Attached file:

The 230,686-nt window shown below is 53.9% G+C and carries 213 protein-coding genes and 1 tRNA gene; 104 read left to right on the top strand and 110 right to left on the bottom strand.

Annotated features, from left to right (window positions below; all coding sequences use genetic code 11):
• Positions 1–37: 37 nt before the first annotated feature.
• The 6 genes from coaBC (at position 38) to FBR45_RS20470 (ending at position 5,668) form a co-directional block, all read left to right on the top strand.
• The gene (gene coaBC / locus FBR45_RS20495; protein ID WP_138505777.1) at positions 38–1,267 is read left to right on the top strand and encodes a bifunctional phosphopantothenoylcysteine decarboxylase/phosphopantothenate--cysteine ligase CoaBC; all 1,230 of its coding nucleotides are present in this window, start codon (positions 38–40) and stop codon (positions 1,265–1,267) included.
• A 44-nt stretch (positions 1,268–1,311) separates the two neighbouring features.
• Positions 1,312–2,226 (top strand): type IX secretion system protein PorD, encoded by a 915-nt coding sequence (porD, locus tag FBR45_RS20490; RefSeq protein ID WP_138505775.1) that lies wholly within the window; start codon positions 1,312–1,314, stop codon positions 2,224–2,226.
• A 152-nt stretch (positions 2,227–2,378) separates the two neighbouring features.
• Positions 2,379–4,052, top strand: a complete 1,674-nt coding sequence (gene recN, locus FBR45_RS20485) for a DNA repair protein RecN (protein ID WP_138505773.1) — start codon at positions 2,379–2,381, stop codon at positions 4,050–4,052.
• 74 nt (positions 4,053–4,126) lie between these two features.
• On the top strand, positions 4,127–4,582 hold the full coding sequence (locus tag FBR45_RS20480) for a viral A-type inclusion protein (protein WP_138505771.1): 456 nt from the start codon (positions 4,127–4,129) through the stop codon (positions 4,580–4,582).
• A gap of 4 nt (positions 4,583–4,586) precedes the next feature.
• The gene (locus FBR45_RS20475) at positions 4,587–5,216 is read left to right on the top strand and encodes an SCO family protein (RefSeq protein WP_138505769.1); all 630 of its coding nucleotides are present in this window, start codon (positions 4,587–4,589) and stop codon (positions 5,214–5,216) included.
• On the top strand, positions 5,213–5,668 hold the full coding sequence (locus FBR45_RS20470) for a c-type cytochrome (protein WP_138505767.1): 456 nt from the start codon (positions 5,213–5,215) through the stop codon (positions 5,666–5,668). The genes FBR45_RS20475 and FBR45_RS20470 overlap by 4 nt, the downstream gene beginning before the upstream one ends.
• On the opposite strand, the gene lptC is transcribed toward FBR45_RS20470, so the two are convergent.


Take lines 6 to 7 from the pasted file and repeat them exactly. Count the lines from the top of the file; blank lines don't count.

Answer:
• A 44-nt stretch (positions 1,268–1,311) separates the two neighbouring features.
• Positions 1,312–2,226 (top strand): type IX secretion system protein PorD, encoded by a 915-nt coding sequence (porD, locus tag FBR45_RS20490; RefSeq protein ID WP_138505775.1) that lies wholly within the window; start codon positions 1,312–1,314, stop codon positions 2,224–2,226.